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Relieve pain with breathing: 3 exercises

9 min. reading time

Our breathing can be a powerful tool to influence pain and stress. Learn in this blog which exercises can help you in the basics and where you can learn more about breathing.

We never really think about it that much... 

Our breathing goes by itself. We often don't stand still so happily, even though breathing has a major impact on our lives. Most problems arise when we breathe too fast. 

When we exercise it is normal to breathe faster, our body needs more oxygen. Unfortunately, due to pain and/or stress, we also breathe faster - while the muscles don't need it.

The result of breathing too fast

The rapid breathing unfortunately has many negative consequences for your body. Breathing fast causes your whole body to move more into the 'action mode'. If this continues for too long, the body builds up stress - as if your body is always on.

The brain reacts to this as well, especially by staying active. You can notice this by constantly grinding and feeling restless. 

Pain and stress can cause you to breathe faster. But, because of the fast breathing, your pain and stress system goes even further. This creates a negative spiral.

relieve-pain-breathing

Breaking through the negative spiral

One way to break this negative spiral may be breathing itself. For centuries people have been doing exercises that can give relaxation and calm the mind. The following three exercises you can try for yourself - to see which one you like. If you like an exercise, you can do it daily for a while to notice the effect. At the bottom of this blog you will also find a webinar by Koen de Jong and me. In the webinar Koen tells more about pain and breathing.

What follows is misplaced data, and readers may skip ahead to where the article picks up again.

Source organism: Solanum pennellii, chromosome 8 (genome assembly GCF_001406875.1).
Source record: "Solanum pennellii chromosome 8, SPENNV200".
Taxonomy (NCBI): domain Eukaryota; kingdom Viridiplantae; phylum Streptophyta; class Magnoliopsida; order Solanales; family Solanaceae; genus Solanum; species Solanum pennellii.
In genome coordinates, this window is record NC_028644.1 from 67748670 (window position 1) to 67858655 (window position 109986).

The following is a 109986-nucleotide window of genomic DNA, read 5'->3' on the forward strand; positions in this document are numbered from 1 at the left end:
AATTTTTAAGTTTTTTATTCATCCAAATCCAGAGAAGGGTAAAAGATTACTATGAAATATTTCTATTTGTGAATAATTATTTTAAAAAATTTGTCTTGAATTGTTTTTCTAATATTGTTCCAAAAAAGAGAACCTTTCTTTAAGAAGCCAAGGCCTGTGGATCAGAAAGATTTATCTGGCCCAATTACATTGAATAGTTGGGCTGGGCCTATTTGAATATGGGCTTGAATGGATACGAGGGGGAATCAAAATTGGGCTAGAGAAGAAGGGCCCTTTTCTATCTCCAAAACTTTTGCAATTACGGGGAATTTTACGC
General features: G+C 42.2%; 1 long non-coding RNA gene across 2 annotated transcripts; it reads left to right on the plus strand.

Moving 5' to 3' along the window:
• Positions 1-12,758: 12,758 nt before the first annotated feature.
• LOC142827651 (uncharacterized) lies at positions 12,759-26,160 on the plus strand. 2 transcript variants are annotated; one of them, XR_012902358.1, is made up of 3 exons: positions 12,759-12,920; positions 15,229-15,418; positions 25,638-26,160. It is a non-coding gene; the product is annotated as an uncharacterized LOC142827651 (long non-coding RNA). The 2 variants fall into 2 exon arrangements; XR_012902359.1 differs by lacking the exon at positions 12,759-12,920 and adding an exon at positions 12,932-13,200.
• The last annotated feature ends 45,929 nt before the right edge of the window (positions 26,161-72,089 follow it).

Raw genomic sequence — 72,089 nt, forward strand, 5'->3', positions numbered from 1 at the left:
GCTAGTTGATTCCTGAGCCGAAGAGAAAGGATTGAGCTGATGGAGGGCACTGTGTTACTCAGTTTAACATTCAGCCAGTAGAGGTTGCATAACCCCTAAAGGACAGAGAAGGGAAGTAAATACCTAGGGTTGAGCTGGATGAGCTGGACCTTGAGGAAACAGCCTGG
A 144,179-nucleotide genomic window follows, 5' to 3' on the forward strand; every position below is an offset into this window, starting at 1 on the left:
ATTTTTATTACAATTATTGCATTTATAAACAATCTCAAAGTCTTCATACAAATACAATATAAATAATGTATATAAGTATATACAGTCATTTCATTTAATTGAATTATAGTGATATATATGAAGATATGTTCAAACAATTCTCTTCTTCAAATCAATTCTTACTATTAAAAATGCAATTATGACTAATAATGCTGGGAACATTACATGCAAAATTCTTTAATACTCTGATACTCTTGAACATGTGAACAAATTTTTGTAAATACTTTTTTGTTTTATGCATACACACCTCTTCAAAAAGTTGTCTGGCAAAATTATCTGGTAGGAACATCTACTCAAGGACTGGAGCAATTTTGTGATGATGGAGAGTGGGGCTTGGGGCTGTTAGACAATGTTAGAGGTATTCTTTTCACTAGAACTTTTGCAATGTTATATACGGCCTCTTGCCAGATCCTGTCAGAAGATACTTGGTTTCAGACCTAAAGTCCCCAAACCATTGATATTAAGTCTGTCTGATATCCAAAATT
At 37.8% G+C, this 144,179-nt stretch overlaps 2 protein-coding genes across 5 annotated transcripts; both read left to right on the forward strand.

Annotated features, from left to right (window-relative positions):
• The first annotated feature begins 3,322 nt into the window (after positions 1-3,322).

Exercise 1: Focus on breathing
The first exercise seems easy, but is quite spicy. Breathe at your own pace, and focus your attention on the area near the nose. See if you can feel the air flow in and out. You may even notice a difference in temperature when breathing in and out! The usefulness of this exercise? Focusing on the breath often calms it down, but you also train your brain to become less distracted - an exercise in mindfulness!

Exercise 2: Pause
This exercise is more focused on relaxing. Breathe in and out normally. After exhaling, wait a little while to breathe in. Not so long that it becomes uncomfortable (you should be able to breathe normally again). With this exercise you build up more carbon dioxide than oxygen. It brings your body and mind more into the relaxed mode.

Exercise 3: Breathe out slowly
If you don't like exercise 2, there is an alternative. Breathe in normally, but slowly out through the mouth. By 'spouting' your mouth a little, this is easier. The effect is the same as with exercise 2, so you work on relaxation. Some people like this exercise more than the second exercise. 

Want to know more? The book 'Verademing' by Koen de Jong is definitely worthwhile! Koen also gave a masterclass for Reducept which you can view as a member via the members page.